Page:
As we continue to watch the market fall, crude finished at $44.66/bbl yesterday, inching closer and closer to the intraday yearly low we witnessed in the late winter. This morning, crude has dropped from the settle yesterday to just under $44/bbl, so it’s safe to say that the bearish trend continues. OPIS (Oil Price Information Service) analysts predict oil prices will face a huge test when crude demand drops as fall refinery maintenance hits full swing. It looks like the 2015 low on WTI isn’t an unrealistic expectation.
Crude oil pricing is mainly determined through worldwide demand, supply, and global events. It is the first to react to world news, and it is also the first commodity to be traded. In today’s market, the abundance of crude oil supply is currently the driving factor in the fall of the price per bbl of crude.
Diesel and gasoline are also impacted by global events, but they can also be influenced by regional and local news. News such as refinery fires, pipeline disruptions, regulations, and weather can all affect the market pricing of diesel and gasoline, which thus affects retail. Volatility in diesel prices spike in planting and harvest seasons; i.e., spring and early fall. In the winter, there is a high demand for heating oil, peak season for diesel demand, and increases in seasonal demand can put pressure on the prices of diesel. Lastly, volatility of gasoline spikes in the summer because of driving season and tighter supply.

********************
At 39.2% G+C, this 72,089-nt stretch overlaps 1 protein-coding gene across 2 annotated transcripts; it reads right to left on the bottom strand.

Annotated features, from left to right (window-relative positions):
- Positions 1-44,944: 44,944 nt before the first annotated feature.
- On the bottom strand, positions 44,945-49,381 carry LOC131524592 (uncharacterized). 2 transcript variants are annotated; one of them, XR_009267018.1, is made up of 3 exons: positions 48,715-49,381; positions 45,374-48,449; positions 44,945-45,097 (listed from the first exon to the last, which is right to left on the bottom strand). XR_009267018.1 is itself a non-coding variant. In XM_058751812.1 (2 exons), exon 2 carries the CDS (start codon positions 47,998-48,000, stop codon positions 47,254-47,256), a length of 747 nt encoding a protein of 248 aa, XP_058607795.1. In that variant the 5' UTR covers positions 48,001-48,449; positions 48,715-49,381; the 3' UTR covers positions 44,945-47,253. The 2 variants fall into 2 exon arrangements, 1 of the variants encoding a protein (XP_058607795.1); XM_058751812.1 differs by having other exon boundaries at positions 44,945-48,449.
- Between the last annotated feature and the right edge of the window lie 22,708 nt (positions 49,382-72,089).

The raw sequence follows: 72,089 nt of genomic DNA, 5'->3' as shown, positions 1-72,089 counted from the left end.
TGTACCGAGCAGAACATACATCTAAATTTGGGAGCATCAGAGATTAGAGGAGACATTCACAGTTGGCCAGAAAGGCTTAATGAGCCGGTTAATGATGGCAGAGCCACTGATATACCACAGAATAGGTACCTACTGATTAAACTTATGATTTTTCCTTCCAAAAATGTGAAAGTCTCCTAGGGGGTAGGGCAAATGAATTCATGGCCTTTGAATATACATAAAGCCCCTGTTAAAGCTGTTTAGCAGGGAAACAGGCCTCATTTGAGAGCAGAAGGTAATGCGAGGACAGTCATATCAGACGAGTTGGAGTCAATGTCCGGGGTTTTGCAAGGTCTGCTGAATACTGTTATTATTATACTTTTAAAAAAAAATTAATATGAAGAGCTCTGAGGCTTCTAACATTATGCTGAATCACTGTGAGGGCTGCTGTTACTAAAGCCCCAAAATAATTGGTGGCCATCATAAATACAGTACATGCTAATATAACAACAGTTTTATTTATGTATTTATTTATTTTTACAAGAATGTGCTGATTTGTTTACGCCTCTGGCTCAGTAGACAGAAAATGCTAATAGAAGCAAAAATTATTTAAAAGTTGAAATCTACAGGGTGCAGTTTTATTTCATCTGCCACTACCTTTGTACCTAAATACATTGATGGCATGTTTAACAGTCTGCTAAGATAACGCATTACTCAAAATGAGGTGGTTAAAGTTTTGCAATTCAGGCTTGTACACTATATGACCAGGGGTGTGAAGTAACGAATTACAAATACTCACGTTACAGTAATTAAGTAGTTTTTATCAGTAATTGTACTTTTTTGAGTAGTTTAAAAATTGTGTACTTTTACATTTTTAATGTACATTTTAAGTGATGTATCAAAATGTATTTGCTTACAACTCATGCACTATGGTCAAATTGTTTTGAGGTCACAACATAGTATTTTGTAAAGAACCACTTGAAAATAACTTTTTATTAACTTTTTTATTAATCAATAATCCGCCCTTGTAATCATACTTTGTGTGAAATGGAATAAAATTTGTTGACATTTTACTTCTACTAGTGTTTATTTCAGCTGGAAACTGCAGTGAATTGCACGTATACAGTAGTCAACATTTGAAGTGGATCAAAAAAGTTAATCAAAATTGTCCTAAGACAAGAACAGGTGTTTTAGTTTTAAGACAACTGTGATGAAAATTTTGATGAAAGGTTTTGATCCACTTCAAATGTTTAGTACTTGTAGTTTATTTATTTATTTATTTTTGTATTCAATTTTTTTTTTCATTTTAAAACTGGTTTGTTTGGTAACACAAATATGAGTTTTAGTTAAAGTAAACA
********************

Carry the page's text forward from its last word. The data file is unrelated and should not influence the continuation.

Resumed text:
BP says that it will shut down a 100,000 bpd crude unit at its 410,000 bpd Whiting, IN refinery. Downtime is expected to be about 3 weeks and estimated production loss is 300,000 bbls of gasoline, and 940,000 bbls of distillate over that period of time. In addition, Marathon’s Catlettsburg refinery is still down after a Sunday power outage and the restart has been delayed. This is causing some higher pricing on products in PADD 2.